Can creepy be high quality?

My question of the day, after seeing the film The Master, written and directed by Paul Thomas Anderson, is this:  Can a film that felt really creepy to sit through also be a masterpiece? Not saying that The Master is a masterpiece, but it has some excellent qualities and has received some four-star reviews.  There were several fine acting performances (Philip Seymour Hoffman, Joaquin Phoenix and Amy Adams). The cinematography was terrific, even though I saw it in digital format rather than the 70mm in which it was filmed. Unfortunately many theaters are switching to strictly digital projection.  

Freddie Quell, the Phoenix character, is a man of many mental disorders, some of them possibly brought on by drinking darkroom chemicals.  (Ok, so there is an advantage to digital film.) Let’s just say if you met him at a party, you would find another group of people to talk with. Lancaster Dowd, played by Hoffman, is a seemingly charismatic character, who brooks no dissent from his philosophy of The Cause. A guest at a party, played by Christopher Evan Welch, raises probing questions about Dowd’s approach but they are answered by shouts and not discussion.

The film was kind of scattered. Some parts raised questions that weren’t answered.  Furthermore, at 140 minutes, it was about 30 minutes too long for my taste.  And as I said, it was kind of creepy … partly because I have a problem with religion of any type. (I agree with Bill Maher that they are all cults.) But the people and the plot were unpleasant to spend time with. For most of the film, I wouldn’t have minded just walking out of the theater. The really tight closeups and intense conversations between two people surely increased the claustrophobic nature of the film.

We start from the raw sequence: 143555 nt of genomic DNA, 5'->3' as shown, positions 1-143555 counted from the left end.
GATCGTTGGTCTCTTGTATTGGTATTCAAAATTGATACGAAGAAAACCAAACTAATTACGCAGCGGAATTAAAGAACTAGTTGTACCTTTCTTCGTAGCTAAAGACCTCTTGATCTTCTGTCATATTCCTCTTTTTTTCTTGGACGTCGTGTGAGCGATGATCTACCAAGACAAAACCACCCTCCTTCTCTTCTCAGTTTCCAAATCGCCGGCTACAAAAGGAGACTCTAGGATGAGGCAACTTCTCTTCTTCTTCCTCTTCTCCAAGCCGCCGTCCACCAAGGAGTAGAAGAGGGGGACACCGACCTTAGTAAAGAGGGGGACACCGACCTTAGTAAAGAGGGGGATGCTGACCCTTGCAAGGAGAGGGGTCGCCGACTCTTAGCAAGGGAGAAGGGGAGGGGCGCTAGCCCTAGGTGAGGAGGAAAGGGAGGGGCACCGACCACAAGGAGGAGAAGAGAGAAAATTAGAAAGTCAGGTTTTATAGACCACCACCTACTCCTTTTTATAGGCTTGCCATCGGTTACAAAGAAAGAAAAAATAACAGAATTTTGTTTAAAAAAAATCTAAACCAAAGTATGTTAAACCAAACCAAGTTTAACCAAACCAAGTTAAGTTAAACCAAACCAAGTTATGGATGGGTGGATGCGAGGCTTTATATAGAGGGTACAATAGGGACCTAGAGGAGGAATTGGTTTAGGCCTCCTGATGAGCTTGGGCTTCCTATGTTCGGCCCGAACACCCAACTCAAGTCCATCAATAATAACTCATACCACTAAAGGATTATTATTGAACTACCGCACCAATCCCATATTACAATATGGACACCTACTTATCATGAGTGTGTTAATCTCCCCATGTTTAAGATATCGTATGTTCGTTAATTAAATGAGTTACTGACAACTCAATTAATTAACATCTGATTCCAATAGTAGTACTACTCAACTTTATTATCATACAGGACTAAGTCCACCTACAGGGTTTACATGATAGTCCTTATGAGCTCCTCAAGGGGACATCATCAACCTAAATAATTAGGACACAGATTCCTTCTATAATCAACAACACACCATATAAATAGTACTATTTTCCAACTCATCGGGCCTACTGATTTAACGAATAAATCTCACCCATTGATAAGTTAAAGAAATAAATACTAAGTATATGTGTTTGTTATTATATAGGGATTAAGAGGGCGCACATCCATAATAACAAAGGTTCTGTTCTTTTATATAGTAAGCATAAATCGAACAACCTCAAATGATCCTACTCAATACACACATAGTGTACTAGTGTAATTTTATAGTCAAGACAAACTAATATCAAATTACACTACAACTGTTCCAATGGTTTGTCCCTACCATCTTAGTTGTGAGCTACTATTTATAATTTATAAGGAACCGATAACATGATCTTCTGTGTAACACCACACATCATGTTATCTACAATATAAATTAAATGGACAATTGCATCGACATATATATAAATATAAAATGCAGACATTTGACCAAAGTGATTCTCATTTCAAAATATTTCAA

However, this may be a film that warrants a second viewing. Michael Glover Smith in White City Cinema says: “I suspect The Master will be a polarizing movie. But it’s also a film that clearly isn’t revealing all of its secrets on a single viewing and so I’m skeptical of all judgements, including my own, until I’ve had a chance to revisit it. The Master is the first new film I’ve seen since Abbas Kiarostami’s Certified Copy that seems to cry out for multiple viewings.”

Certified Copy was an intriguing and beautiful film, and I liked it partly because it generated a really good discussion. So maybe I’ll see The Master again. But I reserve the right to leave in the middle.

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